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The Suffolk Journal

Your School. Your Paper. Since 1936.

The Suffolk Journal

Your School. Your Paper. Since 1936.

The Suffolk Journal

President, SUPD Chief weigh in on arming debate

Kelly, Connolly say student trust and feedback is top priority
Leo Woods
SUPD Chief James Connolly answers student questions about the possible arming of SUPD at the March 19 forum.

As Suffolk University’s Board of Trustees prepares to vote in the coming months on whether Suffolk Police Department officers will be armed, Suffolk President Marisa Kelly and SUPD Chief James Connolly said gathering community feedback is a top priority.

Board members, university administration and SUPD leadership have been engaged in discussions with community members to answer questions and hear input about the issue, starting with presentations to the Faculty Senate and the undergraduate Student Government Association Feb. 15

Connolly, alongside Lieutenant Corin Bourque, former SUPD Chief Gerard Coletta and Sergeant Mike McCarthy, heard questions and feedback from members of Suffolk’s undergraduate population at a forum March 19 hosted by Suffolk’s Black Student Union, African Student Association, Caribbean Student Network, Program Council and SGA. Suffolk students from the undergraduate, graduate and law schools are encouraged to attend a forum March 26 to provide more input, an imperative component of the decision for Kelly.

“The goal is to be sure that we are making the best decision that we can to help ensure the safety of our community and community input around this decision is really critical. I couldn’t tell you right now, wouldn’t even hazard a guess, as to which way this will go because we are getting so much great feedback from the community. But whichever way this decision goes, I’m confident that the Board, when they vote, will be voting on the basis of what is best for members of the Suffolk University community,” said Kelly.

Kelly said that decision makers for this issue, including herself and Chair of the Board Robert Lamb, are focused on hearing input and concerns of all students through outreach to diverse populations on campus during both individual meetings as well as the larger forums. 

Students have expressed concerns on both possible outcomes of the vote, one being the impact on community members who are people of color. According to the Bureau of Justice Statistics, people of color are twice as likely to be threatened or met with use of force in interactions with police than white people.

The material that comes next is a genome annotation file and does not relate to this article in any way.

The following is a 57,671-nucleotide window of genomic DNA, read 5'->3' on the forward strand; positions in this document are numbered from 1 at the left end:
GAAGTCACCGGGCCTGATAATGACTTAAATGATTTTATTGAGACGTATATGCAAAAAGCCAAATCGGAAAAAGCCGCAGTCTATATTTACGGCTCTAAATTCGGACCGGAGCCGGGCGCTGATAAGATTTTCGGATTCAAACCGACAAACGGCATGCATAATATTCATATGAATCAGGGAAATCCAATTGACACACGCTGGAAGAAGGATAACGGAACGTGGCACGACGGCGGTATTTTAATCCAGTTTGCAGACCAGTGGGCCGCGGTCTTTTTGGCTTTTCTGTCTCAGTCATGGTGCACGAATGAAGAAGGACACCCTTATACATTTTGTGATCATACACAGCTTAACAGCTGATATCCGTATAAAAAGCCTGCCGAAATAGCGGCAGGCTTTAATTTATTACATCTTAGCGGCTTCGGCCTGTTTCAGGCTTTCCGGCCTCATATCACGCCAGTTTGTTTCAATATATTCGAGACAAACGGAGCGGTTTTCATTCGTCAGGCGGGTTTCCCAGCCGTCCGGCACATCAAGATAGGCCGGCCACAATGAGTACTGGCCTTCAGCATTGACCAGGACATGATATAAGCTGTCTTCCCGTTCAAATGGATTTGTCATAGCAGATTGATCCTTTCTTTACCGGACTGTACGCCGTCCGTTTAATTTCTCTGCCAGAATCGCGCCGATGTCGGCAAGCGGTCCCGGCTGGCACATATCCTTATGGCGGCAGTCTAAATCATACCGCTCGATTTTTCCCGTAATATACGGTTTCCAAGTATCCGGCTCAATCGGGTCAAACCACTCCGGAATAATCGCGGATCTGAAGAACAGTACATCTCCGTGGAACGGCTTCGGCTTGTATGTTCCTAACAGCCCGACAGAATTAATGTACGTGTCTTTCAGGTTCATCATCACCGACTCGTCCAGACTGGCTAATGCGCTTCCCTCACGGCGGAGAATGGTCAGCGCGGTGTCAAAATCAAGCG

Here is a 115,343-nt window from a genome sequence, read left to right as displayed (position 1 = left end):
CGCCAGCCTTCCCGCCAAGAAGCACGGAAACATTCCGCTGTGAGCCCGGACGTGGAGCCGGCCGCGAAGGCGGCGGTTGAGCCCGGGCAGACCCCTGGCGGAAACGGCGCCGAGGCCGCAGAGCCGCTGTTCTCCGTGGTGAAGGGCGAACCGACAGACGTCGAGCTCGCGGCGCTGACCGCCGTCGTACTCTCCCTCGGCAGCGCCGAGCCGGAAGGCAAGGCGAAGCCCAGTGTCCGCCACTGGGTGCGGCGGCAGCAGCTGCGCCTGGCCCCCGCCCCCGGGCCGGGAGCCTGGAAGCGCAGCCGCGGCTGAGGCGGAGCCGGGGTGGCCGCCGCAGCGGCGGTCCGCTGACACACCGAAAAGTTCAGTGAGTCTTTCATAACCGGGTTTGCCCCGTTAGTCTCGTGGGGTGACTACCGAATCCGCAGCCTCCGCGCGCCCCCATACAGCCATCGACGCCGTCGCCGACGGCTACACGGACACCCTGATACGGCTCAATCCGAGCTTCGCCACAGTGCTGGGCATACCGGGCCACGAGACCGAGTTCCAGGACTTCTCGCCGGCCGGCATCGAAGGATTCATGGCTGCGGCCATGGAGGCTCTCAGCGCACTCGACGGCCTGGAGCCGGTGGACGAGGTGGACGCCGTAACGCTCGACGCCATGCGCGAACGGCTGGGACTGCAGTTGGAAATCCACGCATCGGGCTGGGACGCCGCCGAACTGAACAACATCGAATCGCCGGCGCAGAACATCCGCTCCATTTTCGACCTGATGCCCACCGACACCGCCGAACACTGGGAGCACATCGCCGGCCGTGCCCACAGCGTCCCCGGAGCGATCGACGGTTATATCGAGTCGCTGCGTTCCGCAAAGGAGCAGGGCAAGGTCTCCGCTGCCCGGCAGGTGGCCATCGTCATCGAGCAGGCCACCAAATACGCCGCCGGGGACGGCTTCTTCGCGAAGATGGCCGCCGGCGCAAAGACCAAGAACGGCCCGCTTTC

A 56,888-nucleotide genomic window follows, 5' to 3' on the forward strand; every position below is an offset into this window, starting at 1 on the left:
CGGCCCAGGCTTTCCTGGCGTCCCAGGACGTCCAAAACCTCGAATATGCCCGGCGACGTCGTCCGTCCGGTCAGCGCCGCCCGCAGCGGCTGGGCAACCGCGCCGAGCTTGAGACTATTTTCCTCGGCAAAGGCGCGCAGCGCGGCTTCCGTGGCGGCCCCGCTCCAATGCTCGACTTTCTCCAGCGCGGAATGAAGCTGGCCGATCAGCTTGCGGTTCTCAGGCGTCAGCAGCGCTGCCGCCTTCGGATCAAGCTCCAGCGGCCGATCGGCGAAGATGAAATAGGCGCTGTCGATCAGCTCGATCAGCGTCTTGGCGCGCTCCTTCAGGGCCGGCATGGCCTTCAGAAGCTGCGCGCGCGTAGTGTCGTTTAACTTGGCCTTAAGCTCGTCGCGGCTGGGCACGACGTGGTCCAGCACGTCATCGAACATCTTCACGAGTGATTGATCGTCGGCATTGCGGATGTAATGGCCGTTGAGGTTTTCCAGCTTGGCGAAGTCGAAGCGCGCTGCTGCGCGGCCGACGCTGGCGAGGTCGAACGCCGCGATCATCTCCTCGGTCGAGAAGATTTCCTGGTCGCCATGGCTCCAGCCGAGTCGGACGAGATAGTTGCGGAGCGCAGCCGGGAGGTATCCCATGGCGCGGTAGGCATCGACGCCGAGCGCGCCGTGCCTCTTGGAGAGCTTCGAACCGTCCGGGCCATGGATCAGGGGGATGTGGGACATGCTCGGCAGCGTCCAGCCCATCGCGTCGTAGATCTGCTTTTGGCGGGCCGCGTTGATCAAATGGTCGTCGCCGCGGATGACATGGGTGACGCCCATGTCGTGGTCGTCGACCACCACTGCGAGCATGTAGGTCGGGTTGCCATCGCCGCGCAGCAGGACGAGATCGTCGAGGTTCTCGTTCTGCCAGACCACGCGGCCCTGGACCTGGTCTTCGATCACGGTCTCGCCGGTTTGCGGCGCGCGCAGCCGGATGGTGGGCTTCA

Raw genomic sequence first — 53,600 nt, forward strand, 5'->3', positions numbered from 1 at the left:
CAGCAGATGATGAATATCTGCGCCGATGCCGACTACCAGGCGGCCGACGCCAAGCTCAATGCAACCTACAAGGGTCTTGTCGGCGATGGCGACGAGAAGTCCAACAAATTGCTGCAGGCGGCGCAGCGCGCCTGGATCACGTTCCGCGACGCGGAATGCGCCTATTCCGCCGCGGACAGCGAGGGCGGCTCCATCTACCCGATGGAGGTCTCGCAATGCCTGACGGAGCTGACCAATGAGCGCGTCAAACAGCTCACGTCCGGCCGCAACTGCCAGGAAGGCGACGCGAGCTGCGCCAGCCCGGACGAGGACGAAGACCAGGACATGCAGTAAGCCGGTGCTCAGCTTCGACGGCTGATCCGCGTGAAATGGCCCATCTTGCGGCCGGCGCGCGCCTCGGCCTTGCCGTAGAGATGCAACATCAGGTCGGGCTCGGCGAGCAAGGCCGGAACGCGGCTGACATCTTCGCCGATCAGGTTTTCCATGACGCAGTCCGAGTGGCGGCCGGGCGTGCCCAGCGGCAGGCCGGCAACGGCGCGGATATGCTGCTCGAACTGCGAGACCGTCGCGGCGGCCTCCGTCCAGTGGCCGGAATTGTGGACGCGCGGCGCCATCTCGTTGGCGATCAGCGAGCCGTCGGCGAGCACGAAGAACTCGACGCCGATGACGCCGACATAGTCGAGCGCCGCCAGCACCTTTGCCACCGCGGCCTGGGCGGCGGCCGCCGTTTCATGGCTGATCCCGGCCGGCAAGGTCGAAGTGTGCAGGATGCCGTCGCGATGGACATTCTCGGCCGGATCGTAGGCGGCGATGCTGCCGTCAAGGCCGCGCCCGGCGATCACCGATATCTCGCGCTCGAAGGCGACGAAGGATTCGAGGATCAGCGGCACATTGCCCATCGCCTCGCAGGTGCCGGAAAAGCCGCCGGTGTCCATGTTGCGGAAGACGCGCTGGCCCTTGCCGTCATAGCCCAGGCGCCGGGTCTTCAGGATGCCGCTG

“[Students of color] face not just that physical risk, but I think a history and a trauma, for lack of a better word, maybe not always as individuals, but because of their identity, that adds an additional layer of easily understandable concern,” said Kelly. 

[Students of color] face not just that physical risk, but I think a history and a trauma, for lack of a better word, maybe not always as individuals, but because of their identity, that adds an additional layer of easily understandable concern

— President Marisa Kelly

For sophomore Resident Assistant Danny Metri, this history is pivotal to the upcoming vote.

“If SUPD is armed, we’ll have a campus with guns on it, and that itself will be a big change,” said Metri. “…I would urge the university to seek to grow its relationship with students of color, and avoid taking actions that alienate or threaten the safety of students of color.”

Regardless of the vote’s outcome, Connolly, who officially became chief in 2023, said he sees the need for the force to build stronger relationships with the students. He added that SUPD wants to build trust and better understand what community members need from their officers.

Connolly said that the force is struggling with recruitment and retention, especially of experienced officers, in a job pool for police officers that is full of options where job-seekers can be selective. When Connolly first joined the force in 2013, there were 24 patrol officers, which does not include commanding staff. Now, there are 10. 

“The challenge is no one wants to work in downtown Boston if you’re a police officer of 20 to 30 years someplace else, and not carry a firearm. So they just won’t come and they flat out told us that,” said Connolly.

SUPD has a total of 21 sworn police officers on the force, including including command staff and patrol officers, according to the university.

Both Kelly and Connolly emphasized that Suffolk has never had an issue with Boston Police’s response time and that SUPD has a strong relationship with BPD. Concerns lie in the unknowns of the worst-case scenario of an active shooter situation: how far the closest BPD officers are from the scene, other issues they are responding to in the city at the time and less familiarity with campus buildings in comparison with SUPD officers.